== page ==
At its Nov. 20 meeting, the Kenai Peninsula Borough Assembly will consider two questions for its invocation policy:
• Should the assembly authorize the borough administration to appeal a decision by Anchorage Superior Court Judge Andrew Peterson ruling as unconstitutional the assembly’s policy for selecting invocation speakers?
• Or, should it adopt a new policy that allows any speakers to make an invocation and eliminates the criteria Peterson said violates the Alaska Constitution’s establishment clause?
On the agenda is Resolution 2018-053, which amends the invocation policy to make it constitutional, and Memorandum KPB-1949, whih authorizes an appeal. The memo appears on the agenda after the resolution, but assembly member Kelly Cooper of Homer said she will move to change the agenda so the appeal memo is considered first.
Cooper introduced the new invocation resolution, and Assembly President Wayne Ogle and Vice-President Dale Bagley joined her.
“Hopefully we can put this to bed and we can get back to what we’re supposed to be doing,” Cooper said of her resolution.
Last month, the borough lost a lawsuit against plaintiffs represented by the American Civil Liberties Union of Alaska in a fight over its invocation policy, which allows certain groups and individuals to offer an invocation at the beginning of each meeting. The plaintiffs, Lance Hunt, an atheist, Iris Fontana, a member of The Satanic Temple, and Elise Boyer, a member of the small Jewish community in Homer, all applied to give invocations after the policy was established in 2016. All three were denied because they did not belong to official organizations with an established presence on the peninsula. They sued and the ACLU Alaska agreed to represent them.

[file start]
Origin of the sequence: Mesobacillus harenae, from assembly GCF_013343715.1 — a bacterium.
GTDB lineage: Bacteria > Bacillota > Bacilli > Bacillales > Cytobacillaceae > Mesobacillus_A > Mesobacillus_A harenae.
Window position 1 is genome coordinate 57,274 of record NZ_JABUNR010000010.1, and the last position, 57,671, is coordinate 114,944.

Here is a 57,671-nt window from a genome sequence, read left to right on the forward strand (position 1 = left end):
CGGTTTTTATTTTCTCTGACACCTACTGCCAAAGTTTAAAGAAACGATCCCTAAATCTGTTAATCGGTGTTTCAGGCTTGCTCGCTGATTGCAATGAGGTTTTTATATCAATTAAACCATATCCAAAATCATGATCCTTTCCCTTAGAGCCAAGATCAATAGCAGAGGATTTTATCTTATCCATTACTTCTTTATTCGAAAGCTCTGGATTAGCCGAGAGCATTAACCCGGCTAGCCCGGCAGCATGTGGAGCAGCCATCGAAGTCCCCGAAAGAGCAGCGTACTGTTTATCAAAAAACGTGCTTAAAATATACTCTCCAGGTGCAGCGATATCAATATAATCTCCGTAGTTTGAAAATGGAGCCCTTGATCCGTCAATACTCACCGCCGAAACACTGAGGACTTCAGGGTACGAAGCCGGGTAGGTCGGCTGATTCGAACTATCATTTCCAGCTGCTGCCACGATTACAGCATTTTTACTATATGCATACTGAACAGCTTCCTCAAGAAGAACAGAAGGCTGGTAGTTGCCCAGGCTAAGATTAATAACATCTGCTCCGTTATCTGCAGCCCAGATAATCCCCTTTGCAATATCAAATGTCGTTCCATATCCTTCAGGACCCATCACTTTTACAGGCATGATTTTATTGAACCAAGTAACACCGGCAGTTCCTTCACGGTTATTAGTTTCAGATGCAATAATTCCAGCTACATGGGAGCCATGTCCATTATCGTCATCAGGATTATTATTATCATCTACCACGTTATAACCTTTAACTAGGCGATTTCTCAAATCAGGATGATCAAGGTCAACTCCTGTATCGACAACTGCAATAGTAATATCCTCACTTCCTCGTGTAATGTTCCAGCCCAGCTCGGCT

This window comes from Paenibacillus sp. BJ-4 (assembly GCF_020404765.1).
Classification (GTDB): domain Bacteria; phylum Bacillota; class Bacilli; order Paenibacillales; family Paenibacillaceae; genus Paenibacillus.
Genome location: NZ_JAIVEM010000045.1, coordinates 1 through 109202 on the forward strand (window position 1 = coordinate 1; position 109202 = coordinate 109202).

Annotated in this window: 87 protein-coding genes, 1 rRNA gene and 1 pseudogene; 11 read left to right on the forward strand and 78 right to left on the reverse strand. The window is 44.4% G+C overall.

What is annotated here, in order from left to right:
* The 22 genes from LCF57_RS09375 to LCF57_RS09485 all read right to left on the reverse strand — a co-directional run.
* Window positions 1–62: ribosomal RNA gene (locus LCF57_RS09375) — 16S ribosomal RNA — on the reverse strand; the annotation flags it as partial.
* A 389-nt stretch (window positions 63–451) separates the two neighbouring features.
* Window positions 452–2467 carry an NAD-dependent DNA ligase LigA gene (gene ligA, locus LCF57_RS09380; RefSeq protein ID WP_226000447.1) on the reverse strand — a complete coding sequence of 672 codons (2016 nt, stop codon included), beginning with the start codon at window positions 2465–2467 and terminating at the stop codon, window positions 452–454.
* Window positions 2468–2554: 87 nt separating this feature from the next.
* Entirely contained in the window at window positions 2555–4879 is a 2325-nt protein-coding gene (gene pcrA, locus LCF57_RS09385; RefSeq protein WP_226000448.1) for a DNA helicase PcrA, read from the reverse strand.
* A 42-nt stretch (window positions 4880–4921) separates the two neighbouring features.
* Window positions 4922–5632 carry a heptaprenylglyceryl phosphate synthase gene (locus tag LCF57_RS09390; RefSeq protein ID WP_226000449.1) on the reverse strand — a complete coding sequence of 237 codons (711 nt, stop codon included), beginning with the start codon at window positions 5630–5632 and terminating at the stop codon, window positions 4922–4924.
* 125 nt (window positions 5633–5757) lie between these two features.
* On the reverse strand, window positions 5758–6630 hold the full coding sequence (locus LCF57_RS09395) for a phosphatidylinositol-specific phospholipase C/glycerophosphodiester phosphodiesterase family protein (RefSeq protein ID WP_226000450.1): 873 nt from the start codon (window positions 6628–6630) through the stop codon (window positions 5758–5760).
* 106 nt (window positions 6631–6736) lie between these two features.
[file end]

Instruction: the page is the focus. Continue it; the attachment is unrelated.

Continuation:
Peterson ruled the invocation policy, passed in 2016, violates the Alaska Constitution’s establishment clause, which is a mandate banning government from establishing an official religion or the favoring of one belief over another. Article 1, Section 4 of the constitution provides that “no law shall be made respecting an establishment of religion.”
“The Resolution is inclusive of tax-exempt religious associations serving residents of the borough,” Peterson wrote. “It is not inclusive of every religious view or belief practiced by the residents of the Kenai Peninsula.”
Peterson also granted a motion for summary judgment by the plaintiffs in Lance Hunt et al. v. Kenai Peninsula Borough and struck down the section of Resolution 2016-056 that was found unconstitutional — effectively leaving the borough with no policy to select people to deliver an invocation. The borough clerk also removed from the borough website a form to sign up and deliver an invocation. Assembly members have been giving invocations after Peterson’s decision, but at Tuesday’s meeting Keith Hamilton of Alaska Christian College will give the invocation. Hamilton had been approved under the old rules before Peterson struck them down.
Casey Reynolds, an ACLU Alaska spokesperson, pointed out that Peterson did not strike down the right of the borough to hold an invocation. The ACLU objected to what it and the plaintiffs felt was a discriminatory policy preventing some religious groups from giving an invocation.